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Memoirs of Jacques Casanova, The - Vol. 1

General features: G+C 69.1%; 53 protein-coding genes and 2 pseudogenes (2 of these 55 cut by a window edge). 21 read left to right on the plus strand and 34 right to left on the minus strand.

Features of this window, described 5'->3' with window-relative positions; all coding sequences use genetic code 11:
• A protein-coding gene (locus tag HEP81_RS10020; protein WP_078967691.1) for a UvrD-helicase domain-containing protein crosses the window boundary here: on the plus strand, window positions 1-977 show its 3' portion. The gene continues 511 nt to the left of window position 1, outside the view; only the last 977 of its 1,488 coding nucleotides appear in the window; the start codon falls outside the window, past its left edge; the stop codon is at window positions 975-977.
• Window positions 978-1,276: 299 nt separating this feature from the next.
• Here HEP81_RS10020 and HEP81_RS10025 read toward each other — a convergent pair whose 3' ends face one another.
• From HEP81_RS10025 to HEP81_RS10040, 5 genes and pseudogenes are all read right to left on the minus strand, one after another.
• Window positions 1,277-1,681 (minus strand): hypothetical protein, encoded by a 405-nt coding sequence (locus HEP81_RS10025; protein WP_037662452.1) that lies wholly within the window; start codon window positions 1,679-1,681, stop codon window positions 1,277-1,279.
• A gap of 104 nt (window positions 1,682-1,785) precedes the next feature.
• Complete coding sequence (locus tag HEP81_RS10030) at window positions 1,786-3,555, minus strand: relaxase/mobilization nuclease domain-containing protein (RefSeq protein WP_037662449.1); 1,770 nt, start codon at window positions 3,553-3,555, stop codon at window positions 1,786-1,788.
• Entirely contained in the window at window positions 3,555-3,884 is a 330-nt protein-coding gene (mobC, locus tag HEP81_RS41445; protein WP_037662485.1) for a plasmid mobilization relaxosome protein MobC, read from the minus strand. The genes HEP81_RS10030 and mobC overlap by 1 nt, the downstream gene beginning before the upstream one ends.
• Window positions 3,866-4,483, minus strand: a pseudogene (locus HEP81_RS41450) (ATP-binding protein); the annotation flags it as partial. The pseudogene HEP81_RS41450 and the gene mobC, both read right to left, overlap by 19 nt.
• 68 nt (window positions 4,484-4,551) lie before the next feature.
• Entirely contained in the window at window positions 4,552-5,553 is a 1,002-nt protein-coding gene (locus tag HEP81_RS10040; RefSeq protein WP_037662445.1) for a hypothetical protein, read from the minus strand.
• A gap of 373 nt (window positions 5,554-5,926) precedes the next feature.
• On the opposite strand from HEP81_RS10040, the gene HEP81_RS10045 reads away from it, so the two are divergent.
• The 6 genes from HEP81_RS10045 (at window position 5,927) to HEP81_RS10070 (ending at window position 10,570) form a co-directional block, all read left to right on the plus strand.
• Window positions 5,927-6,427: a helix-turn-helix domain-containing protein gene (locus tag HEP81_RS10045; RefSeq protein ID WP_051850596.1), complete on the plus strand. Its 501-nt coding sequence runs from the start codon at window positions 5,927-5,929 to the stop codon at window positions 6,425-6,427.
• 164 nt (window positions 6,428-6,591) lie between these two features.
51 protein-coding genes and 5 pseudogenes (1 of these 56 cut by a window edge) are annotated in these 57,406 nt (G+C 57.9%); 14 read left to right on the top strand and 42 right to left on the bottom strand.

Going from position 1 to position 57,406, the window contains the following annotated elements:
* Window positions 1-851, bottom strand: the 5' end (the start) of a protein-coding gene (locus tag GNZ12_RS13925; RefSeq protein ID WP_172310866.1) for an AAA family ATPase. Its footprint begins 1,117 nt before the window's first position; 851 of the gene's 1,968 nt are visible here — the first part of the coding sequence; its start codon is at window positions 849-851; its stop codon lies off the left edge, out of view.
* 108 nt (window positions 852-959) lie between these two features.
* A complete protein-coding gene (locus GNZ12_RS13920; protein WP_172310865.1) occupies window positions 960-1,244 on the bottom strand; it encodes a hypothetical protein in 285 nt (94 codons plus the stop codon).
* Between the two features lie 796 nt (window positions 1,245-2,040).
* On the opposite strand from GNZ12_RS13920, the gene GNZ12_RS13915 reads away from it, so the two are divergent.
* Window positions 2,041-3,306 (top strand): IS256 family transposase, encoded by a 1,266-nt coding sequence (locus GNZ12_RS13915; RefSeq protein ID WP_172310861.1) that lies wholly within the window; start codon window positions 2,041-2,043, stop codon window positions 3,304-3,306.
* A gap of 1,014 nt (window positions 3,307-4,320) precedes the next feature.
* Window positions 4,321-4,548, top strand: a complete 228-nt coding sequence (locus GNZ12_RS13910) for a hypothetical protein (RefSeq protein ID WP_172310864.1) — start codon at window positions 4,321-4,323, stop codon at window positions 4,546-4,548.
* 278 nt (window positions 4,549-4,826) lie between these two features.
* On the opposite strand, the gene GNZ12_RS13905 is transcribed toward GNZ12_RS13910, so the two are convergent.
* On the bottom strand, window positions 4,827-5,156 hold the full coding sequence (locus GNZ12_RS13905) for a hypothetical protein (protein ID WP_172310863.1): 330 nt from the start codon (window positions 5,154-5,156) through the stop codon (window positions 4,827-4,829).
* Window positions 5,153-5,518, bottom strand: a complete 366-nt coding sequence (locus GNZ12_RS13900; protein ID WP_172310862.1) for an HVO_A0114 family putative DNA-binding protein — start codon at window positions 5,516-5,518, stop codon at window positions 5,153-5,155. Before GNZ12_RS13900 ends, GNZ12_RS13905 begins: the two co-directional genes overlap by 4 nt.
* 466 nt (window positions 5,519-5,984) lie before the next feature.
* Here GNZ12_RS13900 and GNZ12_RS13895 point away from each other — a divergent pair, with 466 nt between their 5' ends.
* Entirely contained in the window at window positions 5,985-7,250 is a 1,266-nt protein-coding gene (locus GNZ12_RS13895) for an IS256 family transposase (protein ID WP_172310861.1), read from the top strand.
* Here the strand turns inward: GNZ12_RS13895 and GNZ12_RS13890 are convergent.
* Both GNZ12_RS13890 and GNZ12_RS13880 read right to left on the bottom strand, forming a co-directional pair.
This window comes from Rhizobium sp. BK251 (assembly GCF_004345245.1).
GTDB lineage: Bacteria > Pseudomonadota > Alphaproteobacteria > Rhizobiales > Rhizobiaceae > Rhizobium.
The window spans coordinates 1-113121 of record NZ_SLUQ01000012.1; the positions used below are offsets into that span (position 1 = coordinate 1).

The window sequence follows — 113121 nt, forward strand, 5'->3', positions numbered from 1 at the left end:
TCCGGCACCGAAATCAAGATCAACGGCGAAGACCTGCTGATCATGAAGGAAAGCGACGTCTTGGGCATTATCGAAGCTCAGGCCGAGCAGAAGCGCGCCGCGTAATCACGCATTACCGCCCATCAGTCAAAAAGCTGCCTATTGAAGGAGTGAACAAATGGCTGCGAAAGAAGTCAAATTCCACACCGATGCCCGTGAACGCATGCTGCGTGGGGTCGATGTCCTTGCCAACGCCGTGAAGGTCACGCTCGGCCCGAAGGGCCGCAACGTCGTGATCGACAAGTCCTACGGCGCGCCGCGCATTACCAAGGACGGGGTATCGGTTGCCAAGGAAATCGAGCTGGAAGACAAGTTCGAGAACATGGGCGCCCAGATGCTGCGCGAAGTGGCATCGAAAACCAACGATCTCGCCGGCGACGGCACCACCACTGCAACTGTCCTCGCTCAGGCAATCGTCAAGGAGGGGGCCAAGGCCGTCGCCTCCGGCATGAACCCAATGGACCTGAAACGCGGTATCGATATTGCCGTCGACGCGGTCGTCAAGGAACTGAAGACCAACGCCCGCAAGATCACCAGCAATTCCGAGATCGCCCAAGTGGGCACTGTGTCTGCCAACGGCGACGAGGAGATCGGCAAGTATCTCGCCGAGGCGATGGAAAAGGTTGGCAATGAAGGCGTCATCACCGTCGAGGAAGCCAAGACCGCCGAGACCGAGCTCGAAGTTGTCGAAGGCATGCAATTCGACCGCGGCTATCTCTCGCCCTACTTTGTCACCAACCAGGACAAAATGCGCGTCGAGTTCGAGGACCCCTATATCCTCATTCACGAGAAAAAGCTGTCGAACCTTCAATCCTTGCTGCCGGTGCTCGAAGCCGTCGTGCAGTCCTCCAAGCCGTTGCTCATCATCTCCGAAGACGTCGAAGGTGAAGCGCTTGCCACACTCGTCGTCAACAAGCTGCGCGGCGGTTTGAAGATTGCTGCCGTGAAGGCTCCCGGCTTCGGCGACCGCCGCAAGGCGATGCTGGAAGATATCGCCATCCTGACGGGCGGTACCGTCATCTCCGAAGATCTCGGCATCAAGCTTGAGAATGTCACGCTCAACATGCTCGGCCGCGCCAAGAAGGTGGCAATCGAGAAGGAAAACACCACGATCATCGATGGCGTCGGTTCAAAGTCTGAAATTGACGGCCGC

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This was the last night; probably we should never meet again. The flame of passion consumed us. She proposed that I should lift her up to the balcony through the open space. Where is the lover who would have objected to so attractive a proposal? I rose, and without being a Milo, I placed my hands under her arms, I drew her up towards me, and my desires are on the point of being fulfilled. Suddenly I feel two hands upon my shoulders, and the voice of the keeper exclaims, "What are you about?" I let my precious burden drop; she regains her chamber, and I, giving vent to my rage, throw myself flat on the floor of the balcony, and remain there without a movement, in spite of the shaking of the keeper whom I was sorely tempted to strangle. At last I rose from the floor and went to bed without uttering one word, and not even caring to replace the plank. </p> <p> In the morning, the governor informed us that we were free. As I left the lazzaretto, with a breaking heart, I caught a glimpse of the Greek slave drowned in tears. </p> <p> I agreed to meet Friar Stephano at the exchange, and I took the Jew from whom I had hired the furniture, to the convent of the Minims, where I received from Father Lazari ten sequins and the address of the bishop, who, after performing quarantine on the frontiers of Tuscany, had proceeded to Rome, where he would expect me to meet him. </p> <p> I paid the Jew, and made a poor dinner at an inn. As I was leaving it to join the monk, I was so unlucky as to meet Captain Alban, who reproached me bitterly for having led him to believe that my trunk had been left behind. I contrived to appease his anger by telling him all my misfortunes, and I signed a paper in which I declared that I had no claim whatever upon him. I then purchased a pair of shoes and an overcoat, and met Stephano, whom I informed of my decision to make a pilgrimage to Our Lady of Loretto. I said I would await there for him, and that we would afterwards travel together as far as Rome. He answered that he did not wish to go through Loretto, and that I would repent of my contempt for the grace of Saint-Francis. I did not alter my mind, and I left for Loretto the next day in the enjoyment of perfect health. </p> <p> I reached the Holy City, tired almost to death, for it was the first time in my life that I had walked fifteen miles, drinking nothing but water, although the weather was very warm, because the dry wine used in that part of the country parched me too much. I must observe that, in spite of my poverty, I did not look like a beggar. </p> <p> As I was entering the city, I saw coming towards me an elderly priest of very respectable appearance, and, as he was evidently taking notice of me, as soon as he drew near, I saluted him, and enquired where I could find a comfortable inn. "I cannot doubt," he said, "that a person like you, travelling on foot, must come here from devout motives; come with me." He turned back, I followed him, and he took me to a fine-looking house. After whispering a few words to a man who appeared to be a steward, he left me saying, very affably, "You shall be well attended to." </p> <p> My first impression was that I had been mistaken for some other person, but I said nothing. </p> <p> I was led to a suite of three rooms; the chamber was decorated with damask hangings, the bedstead had a canopy, and the table was supplied with all materials necessary for writing. A servant brought me a light dressing-gown, and another came in with linen and a large tub full of water, which he placed before me; my shoes and stockings were taken off, and my feet washed. A very decent-looking woman, followed by a servant girl, came in a few minutes after, and curtsying very low, she proceeded to make my bed. At that moment the Angelus bell was heard; everyone knelt down, and I followed their example. After the prayer, a small table was neatly laid out, I was asked what sort of wine I wished to drink, and I was provided with newspapers and two silver candlesticks. An hour afterwards I had a delicious fish supper, and, before I retired to bed, a servant came to enquire whether I would take chocolate in the morning before or after mass. </p> <p> As soon as I was in bed, the servant brought me a night-lamp with a dial, and I remained alone. Except in France I have never had such a good bed as I had that night. It would have cured the most chronic insomnia, but I was not labouring under such a disease, and I slept for ten hours. </p> <p> This sort of treatment easily led me to believe that I was not in any kind of hostelry; but where was I? How was I to suppose that I was in a hospital? </p> <p> When I had taken my chocolate, a hair-dresser&mdash;quite a fashionable, dapper fellow&mdash;made his appearance, dying to give vent to his chattering propensities. Guessing that I did not wish to be shaved, he offered to clip my soft down with the scissors, saying that I would look younger. </p> <p> "Why do you suppose that I want to conceal my age?" </p> <p> "It is very natural, because, if your lordship did not wish to do so, your lordship would have shaved long ago. Countess Marcolini is here; does your lordship know her? I must go to her at noon to dress her hair." </p> <p> I did not feel interested in the Countess Marcolini, and, seeing it, the gossip changed the subject. </p> <p> "Is this your lordship's first visit to this house? It is the finest hospital throughout the papal states." </p> <p> "I quite agree with you, and I shall compliment His Holiness on the establishment." </p> <p> "Oh! His Holiness knows all about it, he resided here before he became pope. If Monsignor Caraffa had not been well acquainted with you, he would not have introduced you here." </p> <p> Such is the use of barbers throughout Europe; but you must not put any questions to them, for, if you do, they are sure to threat you to an impudent mixture of truth and falsehood, and instead of you pumping them, they will worm everything out of you. </p> <p> Thinking that it was my duty to present my respectful compliments to Monsignor Caraffa, I desired to be taken to his apartment. He gave me a pleasant welcome, shewed me his library, and entrusted me to the care of one of his abbes, a man of parts, who acted as my cicerone every where. Twenty years afterwards, this same abbe was of great service to me in Rome, and, if still alive, he is a canon of St. John Lateran. </p> <p> On the following day, I took the communion in the Santa-Casa. The third day was entirely employed in examining the exterior of this truly wonderful sanctuary, and early the next day I resumed my journey, having spent nothing except three paoli for the barber. Halfway to Macerata, I overtook Brother Stephano walking on at a very slow rate. He was delighted to see me again, and told me that he had left Ancona two hours after me, but that he never walked more than three miles a day, being quite satisfied to take two months for a journey which, even on foot, can easily be accomplished in a week. "I want," he said, "to reach Rome without fatigue and in good health. I am in no hurry, and if you feel disposed to travel with me and in the same quiet way, Saint-Francis will not find it difficult to keep us both during the journey." </p> <p> This lazy fellow was a man about thirty, red-haired, very strong and healthy; a true peasant who had turned himself into a monk only for the sake of living in idle comfort. I answered that, as I was in a hurry to reach Rome, I could not be his travelling companion. </p> <p> "I undertake to walk six miles, instead of three, today," he said, "if you will carry my cloak, which I find very heavy." </p> <p> The proposal struck me as a rather funny one; I put on his cloak, and he took my great-coat, but, after the exchange, we cut such a comical figure that every peasant we met laughed at us. His cloak would truly have proved a load for a mule. There were twelve pockets quite full, without taken into account a pocket behind, which he called 'il batticulo', and which contained alone twice as much as all the others. Bread, wine, fresh and salt meat, fowls, eggs, cheese, ham, sausages&mdash;everything was to be found in those pockets, which contained provisions enough for a fortnight. </p> <p> I told him how well I had been treated in Loretto, and he assured me that I might have asked Monsignor Caraffa to give me letters for all the hospitals on my road to Rome, and that everywhere I would have met with the same reception. "The hospitals," he added, "are all under the curse of Saint-Francis, because the mendicant friars are not admitted in them; but we do not mind their gates being shut against us, because they are too far apart from each other. We prefer the homes of the persons attached to our order; these we find everywhere." </p> <p> "Why do you not ask hospitality in the convents of your order?" </p> <p> "I am not so foolish. In the first place, I should not be admitted, because, being a fugitive, I have not the written obedience which must be shown at every convent, and I should even run the risk of being thrown into prison; your monks are a cursed bad lot. In the second place, I should not be half so comfortable in the convents as I am with our devout benefactors." </p> <p> "Why and how are you a fugitive?" </p> <p> He answered my question by the narrative of his imprisonment and flight, the whole story being a tissue of absurdities and lies. The fugitive Recollet friar was a fool, with something of the wit of harlequin, and he thought that every man listening to him was a greater fool than himself. Yet with all his folly he was not went in a certain species of cunning. His religious principles were singular. As he did not wish to be taken for a bigoted man he was scandalous, and for the sake of making people laugh he would often make use of the most disgusting expressions. He had no taste whatever for women, and no inclination towards the pleasures of the flesh; but this was only owing to a deficiency in his natural temperament, and yet he claimed for himself the virtue of continence. On that score, everything appeared to him food for merriment, and when he had drunk rather too much, he would ask questions of such an indecent character that they would bring blushes on everybody's countenance. Yet the brute would only laugh. </p> <p> As we were getting within one hundred yards from the house of the devout friend whom he intended to honour with his visit, he took back his heavy cloak. On entering the house he gave his blessing to everybody, and everyone in the family came to kiss his hand. The mistress of the house requested him to say mass for them, and the compliant monk asked to be taken to the vestry, but when I whispered in his ear,&mdash;- </p> <p> "Have you forgotten that we have already broken our fast to-day?" he answered, dryly,&mdash;- </p> <p> "Mind your own business." </p> <p> I dared not make any further remark, but during the mass I was indeed surprised, for I saw that he did not understand what he was doing. I could not help being amused at his awkwardness, but I had not yet seen the best part of the comedy. As soon as he had somehow or other finished his mass he went to the confessional, and after hearing in confession every member of the family he took it into his head to refuse absolution to the daughter of his hostess, a girl of twelve or thirteen, pretty and quite charming. He gave his refusal publicly, scolding her and threatening her with the torments of hell. The poor girl, overwhelmed with shame, left the church crying bitterly, and I, feeling real sympathy for her, could not help saying aloud to Stephano that he was a madman. I ran after the girl to offer her my consolations, but she had disappeared, and could not be induced to join us at dinner. This piece of extravagance on the part of the monk exasperated me to such an extent that I felt a very strong inclination to thrash him. In the presence of all the family I told him that he was an impostor, and the infamous destroyer of the poor child's honour; I challenged him to explain his reasons for refusing to give her absolution, but he closed my lips by answering very coolly that he could not betray the secrets of the confessional. I could eat nothing, and was fully determined to leave the scoundrel. As we left the house I was compelled to accept one paolo as the price of the mock mass he had said. I had to fulfil the sorry duty of his treasurer. </p> <p> The moment we were on the road, I told him that I was going to part company, because I was afraid of being sent as a felon to the galleys if I continued my journey with him. We exchanged high words; I called him an ignorant scoundrel, he styled me beggar. I struck him a violent slap on the face, which he returned with a blow from his stick, but I quickly snatched it from him, and, leaving him, I hastened towards Macerata. A carrier who was going to Tolentino took me with him for two paoli, and for six more I might have reached Foligno in a waggon, but unfortunately a wish for economy made me refuse the offer. I felt well, and I thought I could easily walk as far as Valcimare, but I arrived there only after five hours of hard walking, and thoroughly beaten with fatigue. I was strong and healthy, but a walk of five hours was more than I could bear, because in my infancy I had never gone a league on foot. Young people cannot practise too much the art of walking. </p> <p> The next day, refreshed by a good night's rest, and ready to resume my journey, I wanted to pay the innkeeper, but, alas! a new misfortune was in store for me! Let the reader imagine my sad position! I recollected that I had forgotten my purse, containing seven sequins, on the table of the inn at Tolentino. What a thunderbolt! I was in despair, but I gave up the idea of going back, as it was very doubtful whether I would find my money. Yet it contained all I possessed, save a few copper coins I had in my pocket. I paid my small bill, and, deeply grieved at my loss, continued my journey towards Seraval. I was within three miles of that place when, in jumping over a ditch, I sprained my ankle, and was compelled to sit down on one side of the road, and to wait until someone should come to my assistance. </p> <p> In the course of an hour a peasant happened to pass with his donkey, and he agreed to carry me to Seraval for one paolo. As I wanted to spend as little as possible, the peasant took me to an ill-looking fellow who, for two paoli paid in advance, consented to give me a lodging. I asked him to send for a surgeon, but I did not obtain one until the following morning. I had a wretched supper, after which I lay down in a filthy bed. I was in hope that sleep would bring me some relief, but my evil genius was preparing for me a night of torments. </p> <p> Three men, armed with guns and looking like banditti, came in shortly after I had gone to bed, speaking a kind of slang which I could not make out, swearing, raging, and paying no attention to me. They drank and sang until midnight, after which they threw themselves down on bundles of straw brought for them, and my host, who was drunk, came, greatly to my dismay, to lie down near me. Disgusted at the idea of having such a fellow for my bed companion, I refused to let him come, but he answered, with fearful blasphemies, that all the devils in hell could not prevent him from taking possession of his own bed. I was forced to make room for him, and exclaimed "Heavens, where am I?" He told me that I was in the house of the most honest constable in all the papal states. </p> <p> Could I possibly have supposed that the peasant would have brought me amongst those accursed enemies of humankind! </p> <p> He laid himself down near me, but the filthy scoundrel soon compelled me to give him, for certain reasons, such a blow in his chest that he rolled out of bed. He picked himself up, and renewed his beastly attempt. Being well aware that I could not master him without great danger, I got out of bed, thinking myself lucky that he did not oppose my wish, and crawling along as well as I could, I found a chair on which I passed the night. At day-break, my tormentor, called up by his honest comrades, joined them in drinking and shouting, and the three strangers, taking their guns, departed. Left alone by the departure of the vile rabble, I passed another unpleasant hour, calling in vain for someone. At last a young boy came in, I gave him some money and he went for a surgeon. The doctor examined my foot, and assured me that three or four days would set me to rights. He advised me to be removed to an inn, and I most willingly followed his counsel. As soon as I was brought to the inn, I went to bed, and was well cared for, but my position was such that I dreaded the moment of my recovery. I feared that I should be compelled to sell my coat to pay the inn-keeper, and the very thought made me feel ashamed. I began to consider that if I had controlled my sympathy for the young girl so ill-treated by Stephano, I should not have fallen into this sad predicament, and I felt conscious that my sympathy had been a mistake. If I had put up with the faults of the friar, if this and if that, and every other if was conjured up to torment my restless and wretched brain. Yet I must confess that the thoughts which have their origin in misfortune are not without advantage to a young man, for they give him the habit of thinking, and the man who does not think never does anything right. </p> <p> The morning of the fourth day came, and I was able to walk, as the surgeon had predicted; I made up my mind, although reluctantly, to beg the worthy man to sell my great coat for me&mdash;a most unpleasant necessity, for rain had begun to fall. I owed fifteen paoli to the inn-keeper and four to the surgeon. Just as I was going to proffer my painful request, Brother Stephano made his appearance in my room, and burst into loud laughter enquiring whether I had forgotten the blow from his stick! </p> <p> I was struck with amazement! I begged the surgeon to leave me with the monk, and he immediately complied. </p> <p> I must ask my readers whether it is possible, in the face of such extraordinary circumstances, not to feel superstitious! What is truly miraculous in this case is the precise minute at which the event took place, for the friar entered the room as the word was hanging on my lips. What surprised me most was the force of Providence, of fortune, of chance, whatever name is given to it, of that very necessary combination which compelled me to find no hope but in that fatal monk, who had begun to be my protective genius in Chiozza at the moment my distress had likewise commenced. And yet, a singular guardian angel, this Stephano! I felt that the mysterious force which threw me in his hands was a punishment rather than a favour. </p> <p> Nevertheless he was welcome, because I had no doubt of his relieving me from my difficulties,&mdash;and whatever might be the power that sent him to me, I felt that I could not do better than to submit to its influence; the destiny of that monk was to escort me to Rome. </p> <p> "Chi va piano va sano," said the friar as soon as we were alone. He had taken five days to traverse the road over which I had travelled in one day, but he was in good health, and he had met with no misfortune. He told me that, as he was passing, he heard that an abbe, secretary to the Venetian ambassador at Rome, was lying ill at the inn, after having been robbed in Valcimara. "I came to see you," he added, "and as I find you recovered from your illness, we can start again together; I agree to walk six miles every day to please you. Come, let us forget the past, and let us be at once on our way." </p> <p> "I cannot go; I have lost my purse, and I owe twenty paoli." </p> <p> "I will go and find the amount in the name of Saint-Francis." </p> <p> He returned within an hour, but he was accompanied by the infamous constable who told me that, if I had let him know who I was, he would have been happy to keep me in his house. "I will give you," he continued, "forty paoli, if you will promise me the protection of your ambassador; but if you do not succeed in obtaining it for me in Rome, you will undertake to repay me. Therefore you must give me an acknowledgement of the debt." </p> <p> "I have no objection." Every arrangement was speedily completed; I received the money, paid my debts, and left Seraval with Stephano. </p> <p> About one o'clock in the afternoon, we saw a wretched-looking house at a short distance from the road, and the friar said, "It is a good distance from here to Collefiorito; we had better put up there for the night." It was in vain that I objected, remonstrating that we were certain of having very poor accommodation! I had to submit to his will. We found a decrepit old man lying on a pallet, two ugly women of thirty or forty, three children entirely naked, a cow, and a cursed dog which barked continually. It was a picture of squalid misery; but the niggardly monk, instead of giving alms to the poor people, asked them to entertain us to supper in the name of Saint-Francis. </p> <p> "You must boil the hen," said the dying man to the females, "and bring out of the cellar the bottle of wine which I have kept now for twenty years." As he uttered those few words, he was seized with such a fit of coughing that I thought he would die. The friar went near him, and promised him that, by the grace of Saint-Francis, he would get young and well. Moved by the sight of so much misery, I wanted to continue my journey as far as Collefiorito, and to wait there for Stephano, but the women would not let me go, and I remained. After boiling for four hours the hen set the strongest teeth at defiance, and the bottle which I uncorked proved to be nothing but sour vinegar. Losing patience, I got hold of the monk's batticaslo, and took out of it enough for a plentiful supper, and I saw the two women opening their eyes very wide at the sight of our provisions. </p> <p> We all ate with good appetite, and, after our supper the women made for us two large beds of fresh straw, and we lay down in the dark, as the last bit of candle to be found in the miserable dwelling was burnt out. We had not been lying on the straw five minutes, when Stephano called out to me that one of the women had just placed herself near him, and at the same instant the other one takes me in her arms and kisses me. I push her away, and the monk defends himself against the other; but mine, nothing daunted, insists upon laying herself near me; I get up, the dog springs at my neck, and fear compels me to remain quiet on my straw bed; the monk screams, swears, struggles, the dog barks furiously, the old man coughs; all is noise and confusion. At last Stephano, protected by his heavy garments, shakes off the too loving shrew, and, braving the dog, manages to find his stick. Then he lays about to right and left, striking in every direction; one of the women exclaims, "Oh, God!" the friar answers, "She has her quietus." Calm reigns again in the house, the dog, most likely dead, is silent; the old man, who perhaps has received his death-blow, coughs no more; the children sleep, and the women, afraid of the singular caresses of the monk, sheer off into a corner; the remainder of the night passed off quietly. </p> <p> At day-break I rose; Stephano was likewise soon up. I looked all round, and my surprise was great when I found that the women had gone out, and seeing that the old man gave no sign of life, and had a bruise on his forehead, I shewed it to Stephano, remarking that very likely he had killed him. </p> <p> "It is possible," he answered, "but I have not done it intentionally." </p> <p> Then taking up his batticulo and finding it empty he flew into a violent passion; but I was much pleased, for I had been afraid that the women had gone out to get assistance and to have us arrested, and the robbery of our provisions reassured me, as I felt certain that the poor wretches had gone out of the way so as to secure impunity for their theft. But I laid great stress upon the danger we should run by remaining any longer, and I succeeded in frightening the friar out of the house. We soon met a waggoner going to Folligno; I persuaded Stephano to take the opportunity of putting a good distance between us and the scene of our last adventures; and, as we were eating our breakfast at Folligno, we saw another waggon, quite empty, got a lift in it for a trifle, and thus rode to Pisignano, where a devout person gave us a charitable welcome, and I slept soundly through the night without the dread of being arrested. </p> <p> Early the next day we reached Spoleti, where Brother Stephano had two benefactors, and, careful not to give either of them a cause of jealousy, he favoured both; we dined with the first, who entertained us like princes, and we had supper and lodging in the house of the second, a wealthy wine merchant, and the father of a large and delightful family. He gave us a delicious supper, and everything would have gone on pleasantly had not the friar, already excited by his good dinner, made himself quite drunk. In that state, thinking to please his new host, he began to abuse the other, greatly to my annoyance; he said the wine he had given us to drink was adulterated, and that the man was a thief. I gave him the lie to his face, and called him a scoundrel. The host and his wife pacified me, saying that they were well acquainted with their neighbour, and knew what to think of him; but the monk threw his napkin at my face, and the host took him very quietly by the arm and put him to bed in a room in which he locked him up. I slept in another room. </p> <p> In the morning I rose early, and was considering whether it would not be better to go alone, when the friar, who had slept himself sober, made his appearance and told me that we ought for the future to live together like good friends, and not give way to angry feelings; I followed my destiny once more. We resumed our journey, and at Soma, the inn-keeper, a woman of rare beauty, gave us a good dinner, and some excellent Cyprus wine which the Venetian couriers exchanged with her against delicious truffles found in the vicinity of Soma, which sold for a good price in Venice. I did not leave the handsome inn-keeper without losing a part of my heart. </p> <p> It would be difficult to draw a picture of the indignation which overpowered me when, as we were about two miles from Terni, the infamous friar shewed me a small bag full of truffles which the scoundrel had stolen from the amiable woman by way of thanks for her generous hospitality. The truffles were worth two sequins at least. In my indignation I snatched the bag from him, saying that I would certainly return it to its lawful owner. But, as he had not committed the robbery to give himself the pleasure of making restitution, he threw himself upon me, and we came to a regular fight. But victory did not remain long in abeyance; I forced his stick out of his hands, knocked him into a ditch, and went off. On reaching Terni, I wrote a letter of apology to our beautiful hostess of Soma, and sent back the truffles. </p> <p> From Terni I went on foot to Otricoli, where I only stayed long enough to examine the fine old bridge, and from there I paid four paoli to a waggoner who carried me to Castel-Nuovo, from which place I walked to Rome. I reached the celebrated city on the 1st of September, at nine in the morning. </p> <p> I must not forget to mention here a rather peculiar circumstance, which, however ridiculous it may be in reality, will please many of my readers. </p> <p>